Dog pulling on a leash is the most annoying problem for any dog owner. It is challenging to teach a dog to walk well while being leashed. Pulling on the leash makes dog walking less fun. It is the most common problem when a dog begins leash training for the first time.
Are your shoulders aching after going on a stroll with your dog? It’s time to figure out how to stop a dog from pulling on a leash. Although it may not appear so, leash pulling is uncomfortable for the dog as well. It puts strain on their neck and may cause a muscle tear.
For a strong puller, it is best to use a harness rather than a collar.
Tried everything and haven’t gotten the desired results, let us discuss the best solutions to stop a dog from pulling on a leash. But first, let’s talk about the causes of leash aggression and the reasons why a dog starts to pull on the leash at first.
When dog owners are confronted with a dog that is constantly pulling on leash, it can be hard to figure out the reason why. While many people believe that their dog is simply being stubborn, others think that their dog may be suffering from behavioral problems.
If your dog pulls strongly on leash, then there must be causes to such behavior. Here are some reasons why dogs pull on a leash.
- Dogs have the impression that pulling on leashes gets them to move forward.
- They learn that leash pulling will influence dog walkers and they can go where they want.
- A dog with little or no interactions with humans is more likely to pull on a leash.
- Dogs pull on the leash when they feel tension. It is up to us to teach them to loosen the leash rather than pull when on a tight leash.
- Going out on a walk makes dogs excited and they enjoy moving around while pulling on the leash.
- Dogs are agile animals and full of energy. They pull the leash just because dogs want to move faster.
- Fun exercises with your dog before going on a walk help to drain excess energy, so they will be calm during walking and training sessions.
- An untrained dog has no idea how to behave on a loose leash. So, overcoming leash pulling requires leash training and temperament.
- Your dog may be pulling the leash as he is feeling uncomfortable on a leash, getting the comfortable dog leash and collar may stop pulling on the leash.
How to stop a dog from pulling on leash?
Dog pulling on a leash is a common problem in dog training classes. It can be extremely frustrating for both the dog and the handler.
Here are some tips that you can follow to stop a dog from pulling on the leash.
Make the dog feel comfortable on leash
After you’ve established a bond with your dog, you’ll most likely want to introduce it to the leash. However, there are several things to keep in mind while starting leash training a dog. It’s likely that you’ve tried everything, and it didn’t work out. Here is an article that will help you to teach a dog leash manners and to stay comfortable while on the leash.
Train in less distracting environment
The environment your dog train in will be the most influential factor in determining the success of training. Dogs tend to pull on the leash when they got distracted in the presence of other dogs.
Keep them calm and focused as you start training, and to do so, select areas with minimal distractions or times when people are usually at offices or indoors. Avoid crowded places as they are full of diversions.
Get the right equipment
You can use two different pieces of equipment to ensure your dog knows when he’s expected to walk nicely on leash. Use a flat buckle collar for everyday use, and a back-clip harness for those energetic walks. It will stop your dog from pulling and allow the handler to control the leash. The best leash for dogs that pull can be a great help too.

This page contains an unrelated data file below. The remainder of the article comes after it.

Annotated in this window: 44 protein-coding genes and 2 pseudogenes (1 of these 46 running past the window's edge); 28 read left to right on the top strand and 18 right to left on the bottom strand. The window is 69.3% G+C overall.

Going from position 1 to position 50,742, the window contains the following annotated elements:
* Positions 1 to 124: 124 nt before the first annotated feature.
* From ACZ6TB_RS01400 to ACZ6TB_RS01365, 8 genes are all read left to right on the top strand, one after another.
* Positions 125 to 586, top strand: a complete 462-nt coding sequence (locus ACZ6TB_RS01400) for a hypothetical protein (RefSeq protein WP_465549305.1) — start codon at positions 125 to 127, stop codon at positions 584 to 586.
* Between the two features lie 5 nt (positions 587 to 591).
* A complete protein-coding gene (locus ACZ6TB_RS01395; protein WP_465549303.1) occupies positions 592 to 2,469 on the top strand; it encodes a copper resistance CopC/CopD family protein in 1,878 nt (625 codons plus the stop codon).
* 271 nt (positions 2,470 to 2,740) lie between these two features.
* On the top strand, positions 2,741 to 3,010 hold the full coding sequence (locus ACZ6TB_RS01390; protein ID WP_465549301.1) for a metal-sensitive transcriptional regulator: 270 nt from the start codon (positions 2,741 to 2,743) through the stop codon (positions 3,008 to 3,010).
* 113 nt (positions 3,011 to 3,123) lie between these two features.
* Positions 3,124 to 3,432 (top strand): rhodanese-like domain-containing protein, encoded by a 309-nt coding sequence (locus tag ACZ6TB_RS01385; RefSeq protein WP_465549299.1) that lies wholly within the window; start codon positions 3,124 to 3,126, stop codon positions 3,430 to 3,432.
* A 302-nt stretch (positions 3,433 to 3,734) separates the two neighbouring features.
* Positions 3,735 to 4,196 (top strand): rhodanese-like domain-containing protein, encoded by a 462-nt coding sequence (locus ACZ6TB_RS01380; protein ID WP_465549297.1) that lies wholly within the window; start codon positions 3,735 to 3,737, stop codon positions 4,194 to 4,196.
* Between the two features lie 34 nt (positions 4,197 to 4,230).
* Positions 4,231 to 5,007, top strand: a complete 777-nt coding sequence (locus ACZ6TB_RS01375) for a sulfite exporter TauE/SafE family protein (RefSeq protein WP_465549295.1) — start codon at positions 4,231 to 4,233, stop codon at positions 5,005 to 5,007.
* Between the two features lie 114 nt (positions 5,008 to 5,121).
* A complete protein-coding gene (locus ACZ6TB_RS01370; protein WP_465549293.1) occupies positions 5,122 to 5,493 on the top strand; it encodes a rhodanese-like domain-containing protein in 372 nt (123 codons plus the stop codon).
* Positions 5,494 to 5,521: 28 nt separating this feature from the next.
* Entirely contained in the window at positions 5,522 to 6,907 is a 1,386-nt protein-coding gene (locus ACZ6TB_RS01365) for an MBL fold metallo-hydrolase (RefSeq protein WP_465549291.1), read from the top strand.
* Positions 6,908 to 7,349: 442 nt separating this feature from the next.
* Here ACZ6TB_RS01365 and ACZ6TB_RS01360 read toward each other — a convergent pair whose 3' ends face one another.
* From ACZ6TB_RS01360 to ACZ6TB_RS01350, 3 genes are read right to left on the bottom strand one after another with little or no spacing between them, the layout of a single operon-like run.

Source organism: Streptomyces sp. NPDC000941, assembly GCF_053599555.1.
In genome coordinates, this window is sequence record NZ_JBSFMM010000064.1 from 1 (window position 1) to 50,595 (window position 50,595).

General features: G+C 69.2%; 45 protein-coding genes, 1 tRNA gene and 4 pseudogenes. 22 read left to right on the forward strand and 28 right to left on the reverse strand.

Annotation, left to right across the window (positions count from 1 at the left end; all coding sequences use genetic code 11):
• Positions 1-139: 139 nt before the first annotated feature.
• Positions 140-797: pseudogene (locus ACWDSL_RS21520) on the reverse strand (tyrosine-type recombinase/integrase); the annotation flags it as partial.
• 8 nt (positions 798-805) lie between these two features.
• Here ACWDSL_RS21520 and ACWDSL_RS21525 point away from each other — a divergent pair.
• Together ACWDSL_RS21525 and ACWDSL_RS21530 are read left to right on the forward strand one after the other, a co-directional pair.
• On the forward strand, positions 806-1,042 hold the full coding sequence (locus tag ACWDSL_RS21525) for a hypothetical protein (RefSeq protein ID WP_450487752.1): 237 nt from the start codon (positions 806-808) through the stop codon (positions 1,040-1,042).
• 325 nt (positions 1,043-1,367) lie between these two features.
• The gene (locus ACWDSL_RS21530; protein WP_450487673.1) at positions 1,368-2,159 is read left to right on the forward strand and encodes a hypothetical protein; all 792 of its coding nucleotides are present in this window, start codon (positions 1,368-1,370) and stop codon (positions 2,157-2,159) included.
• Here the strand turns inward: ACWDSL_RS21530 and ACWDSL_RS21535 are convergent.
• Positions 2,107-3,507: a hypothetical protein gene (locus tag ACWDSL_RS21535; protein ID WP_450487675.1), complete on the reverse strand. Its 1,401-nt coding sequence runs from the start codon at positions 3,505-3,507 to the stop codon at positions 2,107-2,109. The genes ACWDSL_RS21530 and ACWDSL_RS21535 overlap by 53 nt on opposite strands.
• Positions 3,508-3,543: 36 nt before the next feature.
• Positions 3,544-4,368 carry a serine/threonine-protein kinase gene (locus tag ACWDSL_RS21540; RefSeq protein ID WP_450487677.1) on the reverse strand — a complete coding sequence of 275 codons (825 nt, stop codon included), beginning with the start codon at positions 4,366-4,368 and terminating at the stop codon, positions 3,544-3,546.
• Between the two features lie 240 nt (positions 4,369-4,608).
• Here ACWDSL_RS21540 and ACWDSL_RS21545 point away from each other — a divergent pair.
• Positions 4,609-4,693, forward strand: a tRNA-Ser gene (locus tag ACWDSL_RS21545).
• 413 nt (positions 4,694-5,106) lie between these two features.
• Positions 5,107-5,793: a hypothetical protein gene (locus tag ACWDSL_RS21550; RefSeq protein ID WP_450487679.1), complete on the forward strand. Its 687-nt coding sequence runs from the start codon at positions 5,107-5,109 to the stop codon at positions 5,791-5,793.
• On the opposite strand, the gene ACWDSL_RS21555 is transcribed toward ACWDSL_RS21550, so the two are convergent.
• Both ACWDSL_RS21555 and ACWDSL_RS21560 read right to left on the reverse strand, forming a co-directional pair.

Hold the leash in the correct manner
Even though your dog will try to pull, make sure to hold the leash correctly. Dogs love to pull on their leash and try to get away from you. Use the leash as a sensitive communication tool and do not wrap it around the hand as this might crush your hand.
Loop the leash around the index finger and make a fist around grabbing the leash, this fist lock provides a firm grip without compromising on sensitivity. Try it yourself.
Reward the dog with delicious treats
Now, you need to find a way to show your dog that good things happen when they stay calm on leash. Whether you decide to use a clicker or some delicious treats, motivation is an important factor.
The simplest way to do this is to reward them with dog treats when they do something right. Basically, this will encourage them to repeat it again. While leash training, whenever the dog starts to release pressure after pulling, motivate him with something rewarding.
Gradually reduce the treats, over time you will realize that the dog will stay calm on leash even without treats.
Do not move forward while the dog is pulling
A hyperactive dog will play tug of war with the leash. This is typical behavior, and even the most well-mannered dogs may yank on the leash when they are aroused.
So, if you start to feel stress on the leash, halt walking and remain strong; do not give the idea that the dog may move forward by pulling on the leash. Start the walk once the leash is loose and repeat this every time your dog pulls on the leash.
Final Thoughts | My Dog Stopped Pulling on The Leash
The truth is, no matter how well-behaved your dog may be, know that sooner or later they will inevitably pull on the leash. This behavior is impossible to control. However, you can teach a dog how to stop pulling on the leash without using any progressive training method.
Simply do not go ahead when the dog pulls on the leash; when the dog loosens the leash, resume walking, and don’t forget to praise him with tasty treats. The goal here is to teach dogs that pulling on the leash is counterproductive and that walking on a loose leash is rewarding.